As it is half term this week I thought I would take a break from Philippians and look at 2 Corinthians 5:16, a verse that has been on my mind a lot recently. We worked through what it is to regard Christ in a worldly and in a spiritual way and then with regard to others. I hope it was helpful. We had a good time of prayer to follow and most people prayed.
Bonhoeffer uses a similar phrase 'worldly Christianity'. It's J Gresham Machen that I want to line up most closely with. See his Christianity and culture here. Having done commentaries on Proverbs (Heavenly Wisdom) and Song of Songs (Heavenly Love), a matching title for Ecclesiastes would be Heavenly Worldliness. For my stance on worldliness, see 3 posts here.
Nathaniel Hawthorne's Scarlet Letter is one of those books you hear about from time to time. I'd never read it but I eventually got round to it the other week. The lead in is a little long winded but Hawthorne wants to root you in his present before taking you back to yesteryear and a very different New England. I had always assumed that scarlet letter referred to a letter written in red ink, which is not the case. It is a little anti-puritan but I enjoyed the book as it is well written, the story well told and very human and with a little whiff of the mysterious, which is both true to life and makes for interesting reading. I'm glad to have it read (no pun there).
I went down to The Globe this afternoon to see As you like it. As ever, it was very well done. AYLI is one of my favourite Shakespeare plays, probably because I first studied it in school. A number of words I first encountered in that context I believe. The seven ages of man and the varying speeds of time speeches are rightly famous and it was good to have them in context again plus "laid on with a trowel", "sweet are the uses of adversity", "forever and a day", etc. The tap dancing was okay for a play that is part way a musical (al that side being done very well) but I don't see the point of introducing modern items (an OS map, sunglasses, a thermos flask, a bicycle, etc) when such efforts have been made to get back to Shakespeare's own times. The parts are shared out fairly equally and no-one shone. Perhaps they could have got more humour out of it. I fear some material was cut.
I've recently read Mike Reeves two Paternoster books The good God and Christ our life. I read the first (which is subtitled, on Father, Son and Spirit) on my kindle and the second in traditional format. Both books are written in a racy but highly theological style that makes good use of past masters. The books are illustrated throughout and certain sections are placed in separate panels, which all adds to the delight of the experience. These books have now been published in America by IVP as Delighting in the Trinity and Rejoicing in Christ. Not everyone copes so well with this fresh approach but it is good to know that a fresh voice is articulating ancient truth in the modern vernacular.
Having come to the end of the series on 1 Corinthians I thought I'd preach a one off on Psalm 23 in the morning. It is always a good place to come back to. One reason I was glad I had was that it is the anniversary of the death of one of our members. I had forgotten but here widower reminded me afterwards. In the evening I carried on in the Sermon on the Mount, looking at the dangers of wealth. It 's such a challenging subject. The day went off quite well but was marked by several slip ups o my part. In the morning I almost forgot the collection for some reason but remembered before the sermon. By the evening I had managed to send the kindle I use to Cardiff and so had to return home and print it off on paper. We also had our monthly prayer meeting for the children's work before the evening meeting.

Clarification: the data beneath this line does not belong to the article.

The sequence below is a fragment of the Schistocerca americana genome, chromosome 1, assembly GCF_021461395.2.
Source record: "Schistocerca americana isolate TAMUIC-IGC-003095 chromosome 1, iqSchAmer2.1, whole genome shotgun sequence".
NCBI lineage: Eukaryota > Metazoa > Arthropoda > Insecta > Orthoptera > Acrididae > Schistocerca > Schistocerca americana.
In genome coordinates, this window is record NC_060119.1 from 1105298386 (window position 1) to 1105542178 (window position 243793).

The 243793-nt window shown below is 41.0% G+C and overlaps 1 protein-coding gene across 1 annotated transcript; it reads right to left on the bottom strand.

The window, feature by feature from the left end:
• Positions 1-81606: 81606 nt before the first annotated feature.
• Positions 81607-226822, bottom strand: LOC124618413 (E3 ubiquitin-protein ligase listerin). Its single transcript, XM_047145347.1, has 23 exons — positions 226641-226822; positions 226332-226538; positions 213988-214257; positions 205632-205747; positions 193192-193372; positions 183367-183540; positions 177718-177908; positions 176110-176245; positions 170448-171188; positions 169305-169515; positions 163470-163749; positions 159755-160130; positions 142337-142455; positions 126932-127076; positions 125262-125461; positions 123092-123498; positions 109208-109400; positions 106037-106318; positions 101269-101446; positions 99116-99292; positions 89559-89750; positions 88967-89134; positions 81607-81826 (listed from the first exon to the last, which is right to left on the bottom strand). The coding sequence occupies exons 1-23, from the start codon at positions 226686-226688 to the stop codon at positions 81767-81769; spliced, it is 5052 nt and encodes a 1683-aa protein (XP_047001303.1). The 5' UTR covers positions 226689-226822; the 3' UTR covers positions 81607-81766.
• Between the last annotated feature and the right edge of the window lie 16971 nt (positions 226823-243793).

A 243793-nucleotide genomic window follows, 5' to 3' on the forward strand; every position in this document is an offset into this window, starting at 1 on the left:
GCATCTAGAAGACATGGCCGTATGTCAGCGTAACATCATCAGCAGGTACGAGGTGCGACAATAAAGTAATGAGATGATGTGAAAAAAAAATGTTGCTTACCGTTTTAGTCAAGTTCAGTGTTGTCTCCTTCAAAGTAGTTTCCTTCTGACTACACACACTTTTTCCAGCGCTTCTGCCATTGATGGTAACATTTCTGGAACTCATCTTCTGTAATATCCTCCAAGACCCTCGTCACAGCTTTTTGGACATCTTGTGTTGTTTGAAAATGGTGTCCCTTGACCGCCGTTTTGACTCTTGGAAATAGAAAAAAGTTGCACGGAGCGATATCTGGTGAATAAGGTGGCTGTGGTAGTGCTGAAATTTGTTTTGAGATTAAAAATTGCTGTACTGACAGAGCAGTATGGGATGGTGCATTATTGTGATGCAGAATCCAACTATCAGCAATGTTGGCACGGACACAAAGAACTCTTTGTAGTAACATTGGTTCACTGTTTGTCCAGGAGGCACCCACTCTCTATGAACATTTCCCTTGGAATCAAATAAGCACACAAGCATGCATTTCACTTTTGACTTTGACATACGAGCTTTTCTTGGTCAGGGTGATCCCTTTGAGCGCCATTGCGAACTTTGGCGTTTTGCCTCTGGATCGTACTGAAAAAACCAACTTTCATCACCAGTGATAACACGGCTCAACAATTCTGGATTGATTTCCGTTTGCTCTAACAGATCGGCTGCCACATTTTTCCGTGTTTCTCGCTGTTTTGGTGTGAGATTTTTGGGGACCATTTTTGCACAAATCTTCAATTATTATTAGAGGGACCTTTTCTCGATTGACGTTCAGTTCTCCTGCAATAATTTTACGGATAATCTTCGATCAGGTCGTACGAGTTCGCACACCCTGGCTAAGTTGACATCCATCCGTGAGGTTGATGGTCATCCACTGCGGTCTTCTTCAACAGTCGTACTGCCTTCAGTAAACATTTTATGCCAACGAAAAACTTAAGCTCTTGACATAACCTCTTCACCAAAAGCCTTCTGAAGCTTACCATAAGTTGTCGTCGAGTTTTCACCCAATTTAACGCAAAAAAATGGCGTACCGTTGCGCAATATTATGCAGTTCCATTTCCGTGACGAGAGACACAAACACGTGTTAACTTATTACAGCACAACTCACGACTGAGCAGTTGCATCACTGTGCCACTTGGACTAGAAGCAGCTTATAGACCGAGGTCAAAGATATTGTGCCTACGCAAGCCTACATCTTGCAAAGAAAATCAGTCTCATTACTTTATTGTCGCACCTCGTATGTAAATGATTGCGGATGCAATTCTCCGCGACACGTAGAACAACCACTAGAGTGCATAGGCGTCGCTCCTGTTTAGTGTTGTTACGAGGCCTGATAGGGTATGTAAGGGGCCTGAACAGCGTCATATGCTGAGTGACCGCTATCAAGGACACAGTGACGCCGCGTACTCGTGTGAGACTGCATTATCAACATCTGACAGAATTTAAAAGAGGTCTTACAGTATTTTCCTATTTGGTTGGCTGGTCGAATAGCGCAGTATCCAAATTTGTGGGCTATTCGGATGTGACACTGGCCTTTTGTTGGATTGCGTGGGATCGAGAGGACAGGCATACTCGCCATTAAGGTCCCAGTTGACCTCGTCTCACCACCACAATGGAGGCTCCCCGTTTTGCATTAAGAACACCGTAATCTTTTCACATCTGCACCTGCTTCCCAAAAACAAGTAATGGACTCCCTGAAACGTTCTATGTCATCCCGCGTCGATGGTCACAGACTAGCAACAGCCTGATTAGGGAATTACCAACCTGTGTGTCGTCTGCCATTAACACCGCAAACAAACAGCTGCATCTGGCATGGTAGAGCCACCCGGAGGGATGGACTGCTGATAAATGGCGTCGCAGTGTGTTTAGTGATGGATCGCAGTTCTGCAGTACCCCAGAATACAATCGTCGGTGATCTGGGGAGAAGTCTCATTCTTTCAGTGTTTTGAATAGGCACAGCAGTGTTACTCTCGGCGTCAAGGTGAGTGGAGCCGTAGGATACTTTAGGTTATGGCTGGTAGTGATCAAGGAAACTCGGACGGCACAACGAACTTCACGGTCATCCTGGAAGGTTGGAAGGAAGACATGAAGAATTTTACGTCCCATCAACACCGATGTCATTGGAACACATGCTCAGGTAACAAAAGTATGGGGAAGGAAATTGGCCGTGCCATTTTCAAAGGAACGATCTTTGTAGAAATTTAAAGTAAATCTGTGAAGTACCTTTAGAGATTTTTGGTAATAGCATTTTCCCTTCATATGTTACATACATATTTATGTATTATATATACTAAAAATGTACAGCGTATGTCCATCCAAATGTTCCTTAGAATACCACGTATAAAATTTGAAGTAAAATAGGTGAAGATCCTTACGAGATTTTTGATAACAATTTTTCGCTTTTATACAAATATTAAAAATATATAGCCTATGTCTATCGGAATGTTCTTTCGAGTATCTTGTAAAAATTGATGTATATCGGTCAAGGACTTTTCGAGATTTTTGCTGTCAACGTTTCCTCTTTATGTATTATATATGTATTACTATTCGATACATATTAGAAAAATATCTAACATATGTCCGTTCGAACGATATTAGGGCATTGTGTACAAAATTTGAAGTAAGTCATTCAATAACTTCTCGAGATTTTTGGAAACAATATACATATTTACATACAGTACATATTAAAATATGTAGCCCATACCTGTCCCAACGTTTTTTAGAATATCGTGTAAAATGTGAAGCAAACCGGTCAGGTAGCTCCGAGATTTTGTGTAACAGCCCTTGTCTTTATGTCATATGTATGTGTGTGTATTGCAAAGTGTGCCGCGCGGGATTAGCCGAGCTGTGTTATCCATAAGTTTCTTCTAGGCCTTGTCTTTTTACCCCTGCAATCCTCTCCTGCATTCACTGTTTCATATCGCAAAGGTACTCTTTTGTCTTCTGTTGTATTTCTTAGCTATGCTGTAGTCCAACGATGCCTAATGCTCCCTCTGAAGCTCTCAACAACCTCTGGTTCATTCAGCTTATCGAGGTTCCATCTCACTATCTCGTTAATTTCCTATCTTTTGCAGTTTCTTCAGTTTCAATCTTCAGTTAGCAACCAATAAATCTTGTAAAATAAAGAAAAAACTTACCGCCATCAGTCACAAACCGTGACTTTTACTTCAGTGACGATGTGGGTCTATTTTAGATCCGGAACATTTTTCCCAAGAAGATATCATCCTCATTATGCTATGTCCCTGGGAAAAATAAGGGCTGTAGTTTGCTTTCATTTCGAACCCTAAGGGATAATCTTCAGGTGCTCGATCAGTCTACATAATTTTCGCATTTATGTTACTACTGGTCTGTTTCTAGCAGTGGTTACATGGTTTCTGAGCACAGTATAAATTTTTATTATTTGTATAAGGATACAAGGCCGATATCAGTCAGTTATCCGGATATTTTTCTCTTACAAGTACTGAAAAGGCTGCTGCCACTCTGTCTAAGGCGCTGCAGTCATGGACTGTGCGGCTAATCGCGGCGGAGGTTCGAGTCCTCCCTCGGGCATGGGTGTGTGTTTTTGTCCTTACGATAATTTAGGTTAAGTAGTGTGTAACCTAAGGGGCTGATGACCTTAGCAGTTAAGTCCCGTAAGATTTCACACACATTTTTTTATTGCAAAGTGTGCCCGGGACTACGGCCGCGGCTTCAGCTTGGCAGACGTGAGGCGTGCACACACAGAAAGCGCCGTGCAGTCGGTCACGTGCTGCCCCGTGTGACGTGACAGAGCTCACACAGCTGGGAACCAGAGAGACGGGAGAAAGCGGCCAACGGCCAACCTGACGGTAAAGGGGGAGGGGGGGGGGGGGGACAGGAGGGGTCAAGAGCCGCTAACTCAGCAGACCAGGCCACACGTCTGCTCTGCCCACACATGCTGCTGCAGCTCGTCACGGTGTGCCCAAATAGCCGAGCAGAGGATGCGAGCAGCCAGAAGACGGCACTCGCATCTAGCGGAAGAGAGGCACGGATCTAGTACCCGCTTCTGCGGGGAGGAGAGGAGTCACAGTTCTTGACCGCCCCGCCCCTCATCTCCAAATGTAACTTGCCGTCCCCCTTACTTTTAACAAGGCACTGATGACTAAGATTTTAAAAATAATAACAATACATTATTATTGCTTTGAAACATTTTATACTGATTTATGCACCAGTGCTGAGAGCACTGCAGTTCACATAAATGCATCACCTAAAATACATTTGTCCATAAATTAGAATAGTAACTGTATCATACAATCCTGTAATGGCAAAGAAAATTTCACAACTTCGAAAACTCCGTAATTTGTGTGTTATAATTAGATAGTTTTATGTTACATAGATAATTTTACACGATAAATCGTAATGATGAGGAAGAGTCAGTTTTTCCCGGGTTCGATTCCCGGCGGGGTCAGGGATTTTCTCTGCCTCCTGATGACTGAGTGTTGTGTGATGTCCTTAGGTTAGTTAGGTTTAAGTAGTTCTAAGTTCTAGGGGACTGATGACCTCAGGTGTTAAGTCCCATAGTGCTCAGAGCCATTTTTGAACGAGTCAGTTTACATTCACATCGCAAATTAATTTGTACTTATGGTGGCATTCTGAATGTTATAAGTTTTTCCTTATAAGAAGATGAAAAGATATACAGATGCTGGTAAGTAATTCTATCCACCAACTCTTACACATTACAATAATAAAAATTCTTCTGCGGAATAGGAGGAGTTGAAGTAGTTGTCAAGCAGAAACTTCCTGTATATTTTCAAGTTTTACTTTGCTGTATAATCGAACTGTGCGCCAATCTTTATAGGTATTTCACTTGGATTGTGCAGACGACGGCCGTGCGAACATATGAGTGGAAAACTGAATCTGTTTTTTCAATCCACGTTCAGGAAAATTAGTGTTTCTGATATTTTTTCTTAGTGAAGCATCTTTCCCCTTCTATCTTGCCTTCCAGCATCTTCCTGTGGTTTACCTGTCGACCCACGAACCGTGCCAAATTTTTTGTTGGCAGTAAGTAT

I picked up a copy of Roger Carswell's new book, Evangelistic Preaching at the conference (thanks John). It is a beautifully produced book - hardback in a lovely blue colour with a few graphics and clear print. The print could have been slightly bigger perhaps but they wanted it short which it is - only just over 70 pages. In five chapters Carswell the evangelist simply urges and encourages more evangelistic preaching inside our buildings and out with lots of helpful advice and quotations on the way (from Wiersbe, Stott and others). After speaking of the need he looks at preaching Christ, manifesting love, being creative, connecting and expecting results. Good stuff. I was slightly surprised but pleased to find this quotation from John Stott on pages 28 and 29.
I constantly find myself wishing that we twentieth century preachers could learn to weep again. But either our tear-springs have dried up, or our tear-ducts have become blocked. Everything seems to conspire together to make it impossible for us to cry over lost sinners who throng the broad road which leads to destruction. Some preachers are so preoccupied with the joyful celebration of salvation that they never think to weep over those who are rejecting it. Others are being deceived by the devil's lie of universalism. Everybody will be saved in the end, they say, and nobody will be lost. Their eyes are dry because they have closed them to the reality of eternal death and outer darkness of which both Jesus and His Apostles spoke. Yet others are faithful in warning sinners of hell, but do so with a glib and even a sick pleasure, which are almost more terrible than the blindness of those who ignore or deny its reality.
Slogging along in the paths of righteousness by Dale Ralph Davis is Davis's apparently unplanned follow up to The Way of the Righteous in the Muck of Life. The first book covers Psalms 1-12 and the second Psalms 13-24. Both books give around 10-12 pages to each Psalm, beginning with Davis's own careful translation and characterised by his usual mix of gentle scholarship, playful language, brilliant illustrations, judicious quotations and helpful applications. I am far from being alone in recognising what a great gift Dr Davis is to God's people. Another 10 books like this would be most welcome. The only problem I can see is with titles and special effects for the covers (for the first we had slightly raised mud splashes which I did try to rub off and this second has colour in a black and white photo). How about Trudging the Lord's ways through the sludge of reality and using a black and white colour split effect (as below)?